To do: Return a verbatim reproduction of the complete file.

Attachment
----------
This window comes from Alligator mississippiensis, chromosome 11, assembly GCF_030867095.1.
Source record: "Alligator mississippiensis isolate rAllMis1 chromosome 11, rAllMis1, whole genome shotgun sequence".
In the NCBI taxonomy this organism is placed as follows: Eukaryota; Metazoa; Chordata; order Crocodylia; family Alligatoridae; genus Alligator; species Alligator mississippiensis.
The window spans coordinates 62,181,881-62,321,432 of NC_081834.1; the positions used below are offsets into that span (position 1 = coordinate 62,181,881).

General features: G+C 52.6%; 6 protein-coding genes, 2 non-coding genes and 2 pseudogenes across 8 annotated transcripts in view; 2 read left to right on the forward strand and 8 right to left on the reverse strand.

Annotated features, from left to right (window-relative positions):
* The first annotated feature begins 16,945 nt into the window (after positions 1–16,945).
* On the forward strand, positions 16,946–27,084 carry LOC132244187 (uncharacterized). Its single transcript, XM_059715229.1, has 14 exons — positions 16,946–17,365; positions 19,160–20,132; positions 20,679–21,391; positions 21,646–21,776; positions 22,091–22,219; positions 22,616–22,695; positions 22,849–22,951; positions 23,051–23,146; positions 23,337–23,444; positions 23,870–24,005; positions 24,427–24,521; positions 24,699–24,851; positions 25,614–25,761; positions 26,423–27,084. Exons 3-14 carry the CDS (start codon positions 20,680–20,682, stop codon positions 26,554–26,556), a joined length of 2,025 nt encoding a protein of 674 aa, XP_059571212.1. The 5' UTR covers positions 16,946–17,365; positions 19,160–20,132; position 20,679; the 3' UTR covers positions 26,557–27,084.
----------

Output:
This window comes from Alligator mississippiensis, chromosome 11, assembly GCF_030867095.1.
Source record: "Alligator mississippiensis isolate rAllMis1 chromosome 11, rAllMis1, whole genome shotgun sequence".
In the NCBI taxonomy this organism is placed as follows: Eukaryota; Metazoa; Chordata; order Crocodylia; family Alligatoridae; genus Alligator; species Alligator mississippiensis.
The window spans coordinates 62,181,881-62,321,432 of NC_081834.1; the positions used below are offsets into that span (position 1 = coordinate 62,181,881).

General features: G+C 52.6%; 6 protein-coding genes, 2 non-coding genes and 2 pseudogenes across 8 annotated transcripts in view; 2 read left to right on the forward strand and 8 right to left on the reverse strand.

Annotated features, from left to right (window-relative positions):
* The first annotated feature begins 16,945 nt into the window (after positions 1–16,945).
* On the forward strand, positions 16,946–27,084 carry LOC132244187 (uncharacterized). Its single transcript, XM_059715229.1, has 14 exons — positions 16,946–17,365; positions 19,160–20,132; positions 20,679–21,391; positions 21,646–21,776; positions 22,091–22,219; positions 22,616–22,695; positions 22,849–22,951; positions 23,051–23,146; positions 23,337–23,444; positions 23,870–24,005; positions 24,427–24,521; positions 24,699–24,851; positions 25,614–25,761; positions 26,423–27,084. Exons 3-14 carry the CDS (start codon positions 20,680–20,682, stop codon positions 26,554–26,556), a joined length of 2,025 nt encoding a protein of 674 aa, XP_059571212.1. The 5' UTR covers positions 16,946–17,365; positions 19,160–20,132; position 20,679; the 3' UTR covers positions 26,557–27,084.